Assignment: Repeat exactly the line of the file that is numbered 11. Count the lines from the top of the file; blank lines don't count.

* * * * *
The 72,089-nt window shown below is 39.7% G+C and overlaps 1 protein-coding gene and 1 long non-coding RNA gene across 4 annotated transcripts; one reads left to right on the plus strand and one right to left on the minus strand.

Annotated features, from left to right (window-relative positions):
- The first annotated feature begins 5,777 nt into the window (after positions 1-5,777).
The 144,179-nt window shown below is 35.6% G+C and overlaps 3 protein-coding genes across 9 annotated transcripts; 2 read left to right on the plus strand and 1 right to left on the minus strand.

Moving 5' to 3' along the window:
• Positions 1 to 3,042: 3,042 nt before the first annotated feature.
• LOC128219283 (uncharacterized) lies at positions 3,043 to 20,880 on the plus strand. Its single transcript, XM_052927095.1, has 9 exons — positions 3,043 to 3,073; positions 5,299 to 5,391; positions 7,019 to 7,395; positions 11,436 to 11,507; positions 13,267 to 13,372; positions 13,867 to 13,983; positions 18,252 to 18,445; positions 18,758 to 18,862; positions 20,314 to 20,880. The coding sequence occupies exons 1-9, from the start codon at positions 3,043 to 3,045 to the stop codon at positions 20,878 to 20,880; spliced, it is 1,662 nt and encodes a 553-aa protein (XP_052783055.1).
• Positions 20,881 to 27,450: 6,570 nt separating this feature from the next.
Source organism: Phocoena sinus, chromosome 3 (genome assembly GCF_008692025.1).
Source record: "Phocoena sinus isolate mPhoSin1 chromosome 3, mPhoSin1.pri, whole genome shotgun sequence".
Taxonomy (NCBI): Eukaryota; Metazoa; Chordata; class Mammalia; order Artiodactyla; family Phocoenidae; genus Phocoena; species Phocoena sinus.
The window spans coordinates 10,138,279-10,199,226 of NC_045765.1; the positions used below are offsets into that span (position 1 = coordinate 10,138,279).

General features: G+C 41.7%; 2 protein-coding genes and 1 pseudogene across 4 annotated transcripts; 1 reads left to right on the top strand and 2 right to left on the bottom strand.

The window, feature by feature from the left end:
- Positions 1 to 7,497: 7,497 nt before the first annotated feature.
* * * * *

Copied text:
Taxonomy (NCBI): Eukaryota; Metazoa; Chordata; class Mammalia; order Artiodactyla; family Phocoenidae; genus Phocoena; species Phocoena sinus.